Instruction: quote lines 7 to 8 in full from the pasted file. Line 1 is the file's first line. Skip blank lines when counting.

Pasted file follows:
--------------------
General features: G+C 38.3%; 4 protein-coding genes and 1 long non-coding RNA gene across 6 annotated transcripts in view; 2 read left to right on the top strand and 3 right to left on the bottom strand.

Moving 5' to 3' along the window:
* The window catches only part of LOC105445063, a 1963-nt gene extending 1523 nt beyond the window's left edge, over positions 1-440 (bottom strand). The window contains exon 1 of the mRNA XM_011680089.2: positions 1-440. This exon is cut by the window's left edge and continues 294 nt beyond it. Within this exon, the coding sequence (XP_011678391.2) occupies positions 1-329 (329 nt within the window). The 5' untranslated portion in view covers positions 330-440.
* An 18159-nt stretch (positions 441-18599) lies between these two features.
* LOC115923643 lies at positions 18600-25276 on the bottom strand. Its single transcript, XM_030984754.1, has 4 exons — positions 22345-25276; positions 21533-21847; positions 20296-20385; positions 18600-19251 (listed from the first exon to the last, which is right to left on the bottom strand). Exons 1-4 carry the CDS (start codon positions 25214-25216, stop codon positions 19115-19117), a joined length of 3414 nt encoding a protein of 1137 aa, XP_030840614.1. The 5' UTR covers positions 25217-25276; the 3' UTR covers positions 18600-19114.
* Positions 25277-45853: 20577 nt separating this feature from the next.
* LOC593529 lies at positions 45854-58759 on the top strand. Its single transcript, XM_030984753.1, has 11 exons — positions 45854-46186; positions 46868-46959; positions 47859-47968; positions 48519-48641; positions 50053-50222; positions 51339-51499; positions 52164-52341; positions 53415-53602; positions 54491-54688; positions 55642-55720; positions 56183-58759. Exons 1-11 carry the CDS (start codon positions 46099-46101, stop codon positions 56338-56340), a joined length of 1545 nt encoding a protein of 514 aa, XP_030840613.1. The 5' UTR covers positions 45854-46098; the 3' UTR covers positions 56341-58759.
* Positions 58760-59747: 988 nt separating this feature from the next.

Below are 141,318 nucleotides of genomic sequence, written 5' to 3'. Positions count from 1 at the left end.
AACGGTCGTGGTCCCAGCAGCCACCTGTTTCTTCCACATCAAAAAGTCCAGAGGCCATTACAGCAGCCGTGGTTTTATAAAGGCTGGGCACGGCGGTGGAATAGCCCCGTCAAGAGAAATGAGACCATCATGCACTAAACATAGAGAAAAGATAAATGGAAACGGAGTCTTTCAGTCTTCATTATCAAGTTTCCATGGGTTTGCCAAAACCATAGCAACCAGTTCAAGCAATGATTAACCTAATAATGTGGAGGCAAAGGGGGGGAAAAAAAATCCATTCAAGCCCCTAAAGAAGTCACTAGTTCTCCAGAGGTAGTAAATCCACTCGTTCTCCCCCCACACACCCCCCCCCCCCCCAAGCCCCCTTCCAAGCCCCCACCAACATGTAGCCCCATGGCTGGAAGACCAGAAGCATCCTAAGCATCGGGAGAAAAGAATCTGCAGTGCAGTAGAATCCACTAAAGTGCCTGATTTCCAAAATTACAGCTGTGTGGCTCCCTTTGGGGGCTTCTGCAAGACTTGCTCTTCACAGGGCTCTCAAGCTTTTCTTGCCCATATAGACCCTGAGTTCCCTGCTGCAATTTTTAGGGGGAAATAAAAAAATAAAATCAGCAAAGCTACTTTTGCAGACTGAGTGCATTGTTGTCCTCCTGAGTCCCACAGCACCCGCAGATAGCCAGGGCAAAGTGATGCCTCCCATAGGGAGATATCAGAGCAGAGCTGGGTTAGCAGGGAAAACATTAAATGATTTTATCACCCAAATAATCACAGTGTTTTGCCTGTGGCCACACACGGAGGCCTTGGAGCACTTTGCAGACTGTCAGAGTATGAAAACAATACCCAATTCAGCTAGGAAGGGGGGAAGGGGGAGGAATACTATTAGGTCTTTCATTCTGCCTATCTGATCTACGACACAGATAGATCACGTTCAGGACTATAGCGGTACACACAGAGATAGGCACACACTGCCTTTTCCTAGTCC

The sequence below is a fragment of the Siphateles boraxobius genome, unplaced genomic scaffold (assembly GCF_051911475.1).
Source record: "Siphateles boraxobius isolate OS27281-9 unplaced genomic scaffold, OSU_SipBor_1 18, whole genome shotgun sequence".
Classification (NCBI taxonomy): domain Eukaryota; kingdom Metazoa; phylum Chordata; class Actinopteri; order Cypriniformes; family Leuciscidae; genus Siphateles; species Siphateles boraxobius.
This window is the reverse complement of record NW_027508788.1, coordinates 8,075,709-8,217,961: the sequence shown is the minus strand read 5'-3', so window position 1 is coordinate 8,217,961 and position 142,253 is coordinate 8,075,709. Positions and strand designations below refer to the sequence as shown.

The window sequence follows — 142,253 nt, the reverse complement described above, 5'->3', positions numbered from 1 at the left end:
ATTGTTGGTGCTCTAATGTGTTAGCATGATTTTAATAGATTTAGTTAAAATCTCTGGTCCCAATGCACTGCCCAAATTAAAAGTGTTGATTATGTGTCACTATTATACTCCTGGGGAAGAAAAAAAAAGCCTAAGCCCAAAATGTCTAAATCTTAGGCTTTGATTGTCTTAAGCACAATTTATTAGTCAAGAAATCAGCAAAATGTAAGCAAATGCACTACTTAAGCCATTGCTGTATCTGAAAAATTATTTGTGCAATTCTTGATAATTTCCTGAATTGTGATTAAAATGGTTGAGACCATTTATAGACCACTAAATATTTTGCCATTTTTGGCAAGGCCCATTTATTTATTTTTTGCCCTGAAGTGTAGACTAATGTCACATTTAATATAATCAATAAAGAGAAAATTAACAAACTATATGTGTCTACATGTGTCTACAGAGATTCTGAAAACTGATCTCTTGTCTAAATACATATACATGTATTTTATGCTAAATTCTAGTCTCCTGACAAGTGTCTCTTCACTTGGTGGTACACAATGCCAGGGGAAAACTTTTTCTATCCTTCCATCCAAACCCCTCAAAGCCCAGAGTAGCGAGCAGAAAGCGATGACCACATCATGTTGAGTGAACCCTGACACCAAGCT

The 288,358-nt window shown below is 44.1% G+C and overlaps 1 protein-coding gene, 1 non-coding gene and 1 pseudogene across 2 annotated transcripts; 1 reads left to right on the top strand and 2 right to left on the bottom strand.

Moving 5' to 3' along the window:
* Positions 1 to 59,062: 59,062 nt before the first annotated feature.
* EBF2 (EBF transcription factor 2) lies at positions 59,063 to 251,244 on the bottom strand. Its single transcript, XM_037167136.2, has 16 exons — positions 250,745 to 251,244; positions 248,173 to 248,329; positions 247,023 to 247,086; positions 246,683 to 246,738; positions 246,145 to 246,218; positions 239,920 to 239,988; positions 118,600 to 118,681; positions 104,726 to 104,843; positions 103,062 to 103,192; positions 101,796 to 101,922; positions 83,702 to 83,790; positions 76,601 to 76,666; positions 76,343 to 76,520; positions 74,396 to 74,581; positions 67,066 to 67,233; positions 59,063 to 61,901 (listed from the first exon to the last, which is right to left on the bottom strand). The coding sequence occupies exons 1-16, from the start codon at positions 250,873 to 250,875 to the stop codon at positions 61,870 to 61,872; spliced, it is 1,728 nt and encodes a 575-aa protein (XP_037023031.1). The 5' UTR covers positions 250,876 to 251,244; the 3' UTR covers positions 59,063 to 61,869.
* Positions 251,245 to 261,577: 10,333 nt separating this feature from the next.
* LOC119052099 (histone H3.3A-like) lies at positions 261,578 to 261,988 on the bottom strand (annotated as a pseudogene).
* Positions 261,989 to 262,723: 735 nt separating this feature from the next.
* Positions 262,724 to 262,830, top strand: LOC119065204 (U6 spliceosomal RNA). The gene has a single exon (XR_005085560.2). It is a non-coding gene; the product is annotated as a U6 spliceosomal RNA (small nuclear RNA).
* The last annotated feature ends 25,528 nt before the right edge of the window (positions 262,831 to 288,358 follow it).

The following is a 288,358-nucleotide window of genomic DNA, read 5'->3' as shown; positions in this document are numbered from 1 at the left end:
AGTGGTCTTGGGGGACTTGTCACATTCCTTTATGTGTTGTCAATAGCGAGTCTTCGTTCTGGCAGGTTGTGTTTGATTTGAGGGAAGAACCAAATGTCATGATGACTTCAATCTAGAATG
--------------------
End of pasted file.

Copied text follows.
* LOC593529 lies at positions 45854-58759 on the top strand. Its single transcript, XM_030984753.1, has 11 exons — positions 45854-46186; positions 46868-46959; positions 47859-47968; positions 48519-48641; positions 50053-50222; positions 51339-51499; positions 52164-52341; positions 53415-53602; positions 54491-54688; positions 55642-55720; positions 56183-58759. Exons 1-11 carry the CDS (start codon positions 46099-46101, stop codon positions 56338-56340), a joined length of 1545 nt encoding a protein of 514 aa, XP_030840613.1. The 5' UTR covers positions 45854-46098; the 3' UTR covers positions 56341-58759.
* Positions 58760-59747: 988 nt separating this feature from the next.